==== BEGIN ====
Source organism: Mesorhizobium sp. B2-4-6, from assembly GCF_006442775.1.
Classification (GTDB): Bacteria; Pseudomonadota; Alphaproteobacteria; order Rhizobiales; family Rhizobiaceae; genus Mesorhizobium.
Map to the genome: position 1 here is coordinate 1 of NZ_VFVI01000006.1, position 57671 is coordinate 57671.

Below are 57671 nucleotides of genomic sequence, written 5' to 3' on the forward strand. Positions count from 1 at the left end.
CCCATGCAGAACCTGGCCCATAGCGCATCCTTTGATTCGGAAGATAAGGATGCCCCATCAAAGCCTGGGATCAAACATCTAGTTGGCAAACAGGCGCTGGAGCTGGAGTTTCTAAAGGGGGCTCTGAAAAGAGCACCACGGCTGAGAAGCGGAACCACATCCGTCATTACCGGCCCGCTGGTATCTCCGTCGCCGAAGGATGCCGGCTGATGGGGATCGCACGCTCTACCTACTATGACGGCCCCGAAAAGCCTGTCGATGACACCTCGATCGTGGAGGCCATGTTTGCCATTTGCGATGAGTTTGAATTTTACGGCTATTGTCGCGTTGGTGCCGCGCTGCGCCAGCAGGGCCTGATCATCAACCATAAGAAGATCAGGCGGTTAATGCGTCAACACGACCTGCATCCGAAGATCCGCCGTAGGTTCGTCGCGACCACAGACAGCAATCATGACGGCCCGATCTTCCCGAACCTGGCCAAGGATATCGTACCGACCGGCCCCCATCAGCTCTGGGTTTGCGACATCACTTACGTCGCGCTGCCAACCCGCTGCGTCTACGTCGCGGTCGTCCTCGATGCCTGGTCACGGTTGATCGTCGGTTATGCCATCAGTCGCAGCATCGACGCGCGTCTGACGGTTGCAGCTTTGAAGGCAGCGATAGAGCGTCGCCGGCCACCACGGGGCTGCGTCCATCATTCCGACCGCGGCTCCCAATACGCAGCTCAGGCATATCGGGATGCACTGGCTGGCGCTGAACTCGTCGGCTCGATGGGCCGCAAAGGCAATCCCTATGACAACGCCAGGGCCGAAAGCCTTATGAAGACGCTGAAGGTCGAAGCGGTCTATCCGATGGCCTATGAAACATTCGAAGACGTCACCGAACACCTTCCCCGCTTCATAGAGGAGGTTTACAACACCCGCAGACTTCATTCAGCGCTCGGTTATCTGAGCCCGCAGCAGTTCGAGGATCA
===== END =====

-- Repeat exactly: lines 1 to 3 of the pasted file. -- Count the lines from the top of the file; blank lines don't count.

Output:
Source organism: Mesorhizobium sp. B2-4-6, from assembly GCF_006442775.1.
Classification (GTDB): Bacteria; Pseudomonadota; Alphaproteobacteria; order Rhizobiales; family Rhizobiaceae; genus Mesorhizobium.
Map to the genome: position 1 here is coordinate 1 of NZ_VFVI01000006.1, position 57671 is coordinate 57671.